Set-up fee

    FastComet might not be the best option if you’re looking for a cheap one-month plan. While most of its service tiers don’t require a service fee, you will be required to pay $19.95 to set up a one-month plan. While FastComet does have a 45-day money back guarantee if you’re not satisfied with its service, you won’t get a refund of the $19.95 fee.

    Why we chose it

    Generous trial terms

    GlowHost has no setup fee, even for month-long contracts, and offers the best one month contract rate — while other providers tacked sign-up and set-up fees onto their base price, GlowHost’s one-month plans start at just $4.95 with no additional fees. For year-long subscriptions, GlowHost also offers a generous money-back guarantee period of 91 days (in contrast, FastComet’s money-back period is 45 days). This gives you more time to figure out if it’s the right host for you.

    Exemplary customer service

    GlowHost had the best customer service of any web hosting company we tested, endearing itself by responding to our emailed list of questions with detailed and thoughtful answers within an hour. As we sent more questions its way, by email and phone, GlowHost continued to impress with friendly and courteous conversation (although we’re pretty sure its live chat relies on a bot).

    Numerous server locations

    Spec-wise, GlowHost and FastComet are pretty neck-and-neck, but GlowHost does provide a few additional server locations in Australia, China, and the U.S. Theoretically, this means GlowHost is more flexible in how quickly it can serve websites up to customers across the globe, but this benefit is primarily for its higher service tiers: If you’re signing up for shared hosting, our rep told us that you’ll most likely be assigned a server based in Salt Lake City or Phoenix.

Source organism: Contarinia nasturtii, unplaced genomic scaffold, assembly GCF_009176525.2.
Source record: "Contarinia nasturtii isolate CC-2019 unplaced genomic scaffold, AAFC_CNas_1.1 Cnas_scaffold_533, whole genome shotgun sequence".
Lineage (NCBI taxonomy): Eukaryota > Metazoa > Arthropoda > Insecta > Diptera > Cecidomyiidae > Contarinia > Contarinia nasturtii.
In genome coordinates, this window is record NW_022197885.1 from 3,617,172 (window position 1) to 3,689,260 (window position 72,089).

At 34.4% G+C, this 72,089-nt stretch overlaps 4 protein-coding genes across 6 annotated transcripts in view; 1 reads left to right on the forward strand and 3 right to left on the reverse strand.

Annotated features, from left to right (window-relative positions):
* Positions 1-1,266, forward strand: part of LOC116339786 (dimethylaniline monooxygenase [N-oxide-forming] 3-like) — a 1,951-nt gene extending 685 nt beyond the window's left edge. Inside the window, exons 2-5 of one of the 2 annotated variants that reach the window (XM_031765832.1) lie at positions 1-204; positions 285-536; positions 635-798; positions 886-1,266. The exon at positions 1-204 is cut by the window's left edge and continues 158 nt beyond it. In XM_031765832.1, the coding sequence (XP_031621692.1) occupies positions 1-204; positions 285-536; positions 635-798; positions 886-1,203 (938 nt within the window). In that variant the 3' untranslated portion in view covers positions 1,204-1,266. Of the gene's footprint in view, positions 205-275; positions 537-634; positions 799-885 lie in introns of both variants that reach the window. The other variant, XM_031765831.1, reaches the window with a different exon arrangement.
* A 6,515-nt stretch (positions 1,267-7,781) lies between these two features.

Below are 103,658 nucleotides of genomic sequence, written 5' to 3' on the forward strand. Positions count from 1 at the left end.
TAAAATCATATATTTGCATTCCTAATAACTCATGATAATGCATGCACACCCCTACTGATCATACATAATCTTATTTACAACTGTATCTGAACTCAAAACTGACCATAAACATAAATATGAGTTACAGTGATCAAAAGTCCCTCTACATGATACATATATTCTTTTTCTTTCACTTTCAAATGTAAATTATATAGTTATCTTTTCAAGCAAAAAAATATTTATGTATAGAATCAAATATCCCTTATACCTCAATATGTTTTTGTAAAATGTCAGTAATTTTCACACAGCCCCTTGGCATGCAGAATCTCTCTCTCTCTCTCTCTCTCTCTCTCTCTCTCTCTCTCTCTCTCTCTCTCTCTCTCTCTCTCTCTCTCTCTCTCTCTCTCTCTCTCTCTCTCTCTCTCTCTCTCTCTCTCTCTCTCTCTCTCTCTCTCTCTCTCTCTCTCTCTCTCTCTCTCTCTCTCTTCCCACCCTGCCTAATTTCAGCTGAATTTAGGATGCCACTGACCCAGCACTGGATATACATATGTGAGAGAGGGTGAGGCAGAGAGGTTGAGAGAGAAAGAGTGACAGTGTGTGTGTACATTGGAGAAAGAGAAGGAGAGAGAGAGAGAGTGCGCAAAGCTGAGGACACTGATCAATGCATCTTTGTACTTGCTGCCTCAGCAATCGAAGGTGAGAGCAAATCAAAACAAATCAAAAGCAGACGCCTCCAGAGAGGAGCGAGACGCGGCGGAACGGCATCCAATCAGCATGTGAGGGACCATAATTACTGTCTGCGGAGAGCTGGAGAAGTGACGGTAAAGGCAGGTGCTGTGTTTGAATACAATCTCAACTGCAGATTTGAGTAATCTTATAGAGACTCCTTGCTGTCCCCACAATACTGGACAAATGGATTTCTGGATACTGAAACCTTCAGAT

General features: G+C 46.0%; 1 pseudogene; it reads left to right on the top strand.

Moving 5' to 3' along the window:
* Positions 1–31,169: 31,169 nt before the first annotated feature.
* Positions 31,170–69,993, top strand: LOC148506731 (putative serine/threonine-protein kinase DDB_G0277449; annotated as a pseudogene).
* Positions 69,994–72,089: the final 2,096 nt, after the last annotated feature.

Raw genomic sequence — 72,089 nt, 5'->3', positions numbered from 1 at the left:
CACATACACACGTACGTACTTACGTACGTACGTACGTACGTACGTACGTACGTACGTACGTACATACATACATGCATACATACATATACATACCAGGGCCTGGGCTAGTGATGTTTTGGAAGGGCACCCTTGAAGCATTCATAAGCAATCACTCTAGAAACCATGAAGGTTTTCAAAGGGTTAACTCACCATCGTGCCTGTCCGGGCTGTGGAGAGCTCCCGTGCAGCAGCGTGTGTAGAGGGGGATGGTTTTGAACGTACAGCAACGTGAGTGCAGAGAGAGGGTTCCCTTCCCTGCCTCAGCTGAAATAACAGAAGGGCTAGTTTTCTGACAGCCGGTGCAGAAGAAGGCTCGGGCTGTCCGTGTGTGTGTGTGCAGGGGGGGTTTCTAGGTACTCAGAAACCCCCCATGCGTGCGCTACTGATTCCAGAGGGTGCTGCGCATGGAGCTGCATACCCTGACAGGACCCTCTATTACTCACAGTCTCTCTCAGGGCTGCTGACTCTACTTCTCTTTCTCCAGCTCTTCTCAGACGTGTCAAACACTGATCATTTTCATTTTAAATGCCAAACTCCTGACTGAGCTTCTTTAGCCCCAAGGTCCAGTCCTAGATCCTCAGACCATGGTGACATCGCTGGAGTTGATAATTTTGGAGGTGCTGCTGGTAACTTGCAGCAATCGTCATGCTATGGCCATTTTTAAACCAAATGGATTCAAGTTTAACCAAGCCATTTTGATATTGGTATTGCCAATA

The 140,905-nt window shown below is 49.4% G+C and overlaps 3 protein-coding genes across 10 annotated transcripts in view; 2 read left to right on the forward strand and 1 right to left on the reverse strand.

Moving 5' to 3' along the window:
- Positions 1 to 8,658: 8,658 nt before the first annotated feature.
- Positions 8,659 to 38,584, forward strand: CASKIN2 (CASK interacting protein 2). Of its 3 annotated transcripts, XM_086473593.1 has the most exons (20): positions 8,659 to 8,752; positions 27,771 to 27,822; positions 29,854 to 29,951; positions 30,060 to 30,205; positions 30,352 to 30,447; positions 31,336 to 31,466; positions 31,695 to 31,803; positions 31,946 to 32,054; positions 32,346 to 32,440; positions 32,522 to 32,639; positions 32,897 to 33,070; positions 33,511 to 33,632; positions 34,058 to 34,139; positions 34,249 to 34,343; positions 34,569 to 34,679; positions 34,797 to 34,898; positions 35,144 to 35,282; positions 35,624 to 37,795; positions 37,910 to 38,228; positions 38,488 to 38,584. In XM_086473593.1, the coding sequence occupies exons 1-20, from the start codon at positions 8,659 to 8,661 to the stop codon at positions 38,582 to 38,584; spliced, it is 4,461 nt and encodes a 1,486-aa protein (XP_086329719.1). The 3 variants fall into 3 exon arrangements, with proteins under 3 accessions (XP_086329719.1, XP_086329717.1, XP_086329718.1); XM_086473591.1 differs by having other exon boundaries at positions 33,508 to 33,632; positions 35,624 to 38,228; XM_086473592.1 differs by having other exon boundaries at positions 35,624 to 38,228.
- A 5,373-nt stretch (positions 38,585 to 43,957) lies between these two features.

Points to consider

    Simple website builder

    If you want a website builder, you’ll be better off with FastComet or a dedicated website builder. GlowHost includes a site publisher tool with over a thousand templates, which should be enough to get a single information page, or a temporary status page up and running, but it might prove more difficult to use if you want a fancier layout (read: multiple pages, buttons, or pictures).

    Outdated interface

    GlowHost’s own website has a clunky, late 90s vibe. While not nearly as easy on the eyes, it was similar to navigating FastComet’s and we had no trouble accessing GlowHost’s knowledge base or interacting on its forum. GlowHost’s no-frills landing page makes it easy to find the exact link you’re looking for, even if it looks a bit plain.

    Why we chose it

    Generous money-back period

    InMotion offers a generous satisfaction guarantee: if you’re not satisfied within 90 days of starting your contract, you can get your money back. Most companies only extend their money-back windows to 30 days, with the exception of InMotion and GlowHost. InMotion makes it easy for you to explore your options before committing to any one plan.

    Minimal setup fees